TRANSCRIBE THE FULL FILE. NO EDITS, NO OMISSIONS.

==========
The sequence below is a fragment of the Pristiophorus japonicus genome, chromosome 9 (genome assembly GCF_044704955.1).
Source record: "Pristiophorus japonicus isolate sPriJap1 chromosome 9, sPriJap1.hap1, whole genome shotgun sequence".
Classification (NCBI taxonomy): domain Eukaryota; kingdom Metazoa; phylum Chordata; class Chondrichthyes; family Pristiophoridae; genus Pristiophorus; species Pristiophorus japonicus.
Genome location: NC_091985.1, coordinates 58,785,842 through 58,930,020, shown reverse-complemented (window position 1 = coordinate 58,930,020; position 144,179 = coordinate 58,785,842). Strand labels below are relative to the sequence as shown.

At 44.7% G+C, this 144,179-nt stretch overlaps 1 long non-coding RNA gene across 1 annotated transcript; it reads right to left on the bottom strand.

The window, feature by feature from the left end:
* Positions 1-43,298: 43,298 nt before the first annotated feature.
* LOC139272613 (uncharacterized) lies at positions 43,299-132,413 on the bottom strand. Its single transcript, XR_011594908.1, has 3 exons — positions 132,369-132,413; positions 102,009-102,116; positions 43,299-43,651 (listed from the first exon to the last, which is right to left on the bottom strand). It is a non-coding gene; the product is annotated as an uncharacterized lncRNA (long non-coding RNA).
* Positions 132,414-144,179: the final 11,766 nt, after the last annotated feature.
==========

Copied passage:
The sequence below is a fragment of the Pristiophorus japonicus genome, chromosome 9 (genome assembly GCF_044704955.1).
Source record: "Pristiophorus japonicus isolate sPriJap1 chromosome 9, sPriJap1.hap1, whole genome shotgun sequence".
Classification (NCBI taxonomy): domain Eukaryota; kingdom Metazoa; phylum Chordata; class Chondrichthyes; family Pristiophoridae; genus Pristiophorus; species Pristiophorus japonicus.
Genome location: NC_091985.1, coordinates 58,785,842 through 58,930,020, shown reverse-complemented (window position 1 = coordinate 58,930,020; position 144,179 = coordinate 58,785,842). Strand labels below are relative to the sequence as shown.

At 44.7% G+C, this 144,179-nt stretch overlaps 1 long non-coding RNA gene across 1 annotated transcript; it reads right to left on the bottom strand.

The window, feature by feature from the left end:
* Positions 1-43,298: 43,298 nt before the first annotated feature.
* LOC139272613 (uncharacterized) lies at positions 43,299-132,413 on the bottom strand. Its single transcript, XR_011594908.1, has 3 exons — positions 132,369-132,413; positions 102,009-102,116; positions 43,299-43,651 (listed from the first exon to the last, which is right to left on the bottom strand). It is a non-coding gene; the product is annotated as an uncharacterized lncRNA (long non-coding RNA).
* Positions 132,414-144,179: the final 11,766 nt, after the last annotated feature.